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Friday, March 13, 2009


Sen. Chiz Escudero met Tuesday with Australian Prime Minister Kevin Rudd and discussed labor, trade and migration issues as well as the current state of relations between Manila and Canberra.

“We have agreed that the Philippines and Australia could and should play more active roles in the region,” Escudero said.

Diplomatic relations between the two nations started in 1948 with the establishment of a Philippine Legation in Sydney, and there are currently 120 agreements aimed at promoting security, economic and socio-cultural linkages and cooperation.

Escudero is now in Australia on a special visit upon the invitation of the Australian government.

He also spoke with Australian Deputy Prime Minister and Minister for Employment, Education and Workplace Julia Gillard MP and Minister of Immigration and Sen. Chris Evans and tackled the possibility of allowing the entry of Filipino workers, specifically in the medical and non-skilled sectors as well as non-discriminatory statutes currently in place that are designed to protect migrant workers.

Based on Department of Labor and Employment figures, skills in demand in Australia include medical practitioners and nurses, midwives and pharmacists.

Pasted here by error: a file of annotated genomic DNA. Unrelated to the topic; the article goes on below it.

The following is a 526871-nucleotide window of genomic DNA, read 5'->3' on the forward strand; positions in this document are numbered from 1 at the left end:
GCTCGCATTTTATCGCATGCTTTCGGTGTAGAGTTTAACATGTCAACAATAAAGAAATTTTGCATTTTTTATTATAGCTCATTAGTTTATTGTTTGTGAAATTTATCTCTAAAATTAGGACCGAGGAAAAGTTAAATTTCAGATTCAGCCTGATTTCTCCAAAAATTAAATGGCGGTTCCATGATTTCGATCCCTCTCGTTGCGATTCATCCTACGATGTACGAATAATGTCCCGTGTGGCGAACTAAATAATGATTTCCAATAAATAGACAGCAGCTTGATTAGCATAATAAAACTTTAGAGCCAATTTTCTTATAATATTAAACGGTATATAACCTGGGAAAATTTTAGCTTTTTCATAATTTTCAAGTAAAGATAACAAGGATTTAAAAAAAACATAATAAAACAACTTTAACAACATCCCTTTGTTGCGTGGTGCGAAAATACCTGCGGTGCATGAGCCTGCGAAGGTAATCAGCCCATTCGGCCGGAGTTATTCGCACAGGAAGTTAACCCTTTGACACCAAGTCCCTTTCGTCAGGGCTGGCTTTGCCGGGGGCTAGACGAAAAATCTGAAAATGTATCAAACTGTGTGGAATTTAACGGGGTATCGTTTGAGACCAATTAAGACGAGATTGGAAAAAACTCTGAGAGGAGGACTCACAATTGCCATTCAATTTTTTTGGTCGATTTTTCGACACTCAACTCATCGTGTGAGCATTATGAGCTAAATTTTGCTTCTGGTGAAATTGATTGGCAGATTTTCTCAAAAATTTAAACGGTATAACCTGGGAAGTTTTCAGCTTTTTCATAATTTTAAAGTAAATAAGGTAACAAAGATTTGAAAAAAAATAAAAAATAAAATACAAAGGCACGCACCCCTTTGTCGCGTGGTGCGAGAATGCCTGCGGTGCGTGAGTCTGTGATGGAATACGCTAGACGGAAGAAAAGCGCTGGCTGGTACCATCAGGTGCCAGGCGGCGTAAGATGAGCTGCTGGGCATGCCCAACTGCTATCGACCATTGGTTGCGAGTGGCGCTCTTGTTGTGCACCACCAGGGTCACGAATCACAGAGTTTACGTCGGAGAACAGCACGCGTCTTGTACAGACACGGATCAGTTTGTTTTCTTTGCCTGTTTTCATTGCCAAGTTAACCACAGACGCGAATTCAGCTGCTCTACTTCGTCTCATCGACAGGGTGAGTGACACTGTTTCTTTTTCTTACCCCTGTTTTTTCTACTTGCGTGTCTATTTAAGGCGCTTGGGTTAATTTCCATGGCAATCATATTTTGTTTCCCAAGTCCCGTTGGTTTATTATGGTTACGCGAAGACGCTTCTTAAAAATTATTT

The Australian embassy in Manila revealed that in the last two years there has been a substantial increase in the number of skilled Filipino workers migrating to Australia, and that in 2008 the increase was estimated to be 136% higher than the previous year, outpacing family migration to Australia for the first time.

“We talked about the possibility of a government-to-government arrangement on labor migration at various levels. I believe it’s time the Philippine government acknowledged that we have a labor export policy to weed out unscrupulous labor recruiters and to protect our workers,” Escudero said.

In another meeting with Minister of Foreign Affairs Stephen Smith, the two exchanged views on how Australia can further improve relations with the Philippines and the Association of Southeast Asian Nations.

“We have agreed that there is a lot of room for heightening and increasing the levels of cooperation in pursuit of our common and shared interests,” Escudero added.

Meanwhile, he said organizations like the Philippine Community Council of New South Wales (PCC-NSW) will play a key role in strengthening trade relations between the Philippines and Australia.

Speaking during the induction of its new officers he stressed that PCC-NSW can also help recommend jobs to Filipinos seeking to work abroad.

“In light of the global financial crisis that has resulted in many OFWs being laid off, I call on our countrymen, especially those who have established roots outside the Philippines, not to forget that there are those who have decided to follow their footsteps. All of you here were also jobseekers once,” he said.

Philippines-born migrants now comprise at least 1% of Australia’s total population.

The PCC-NSW is the main organization of the Filipino-Australian community in New South Wales and is affiliated with the Filipino Communities Council of Australia.

It was one of the 31 awardees of the 2008 Presidential Awards for Filipino individuals and organizations overseas in the Banaag Award Category.

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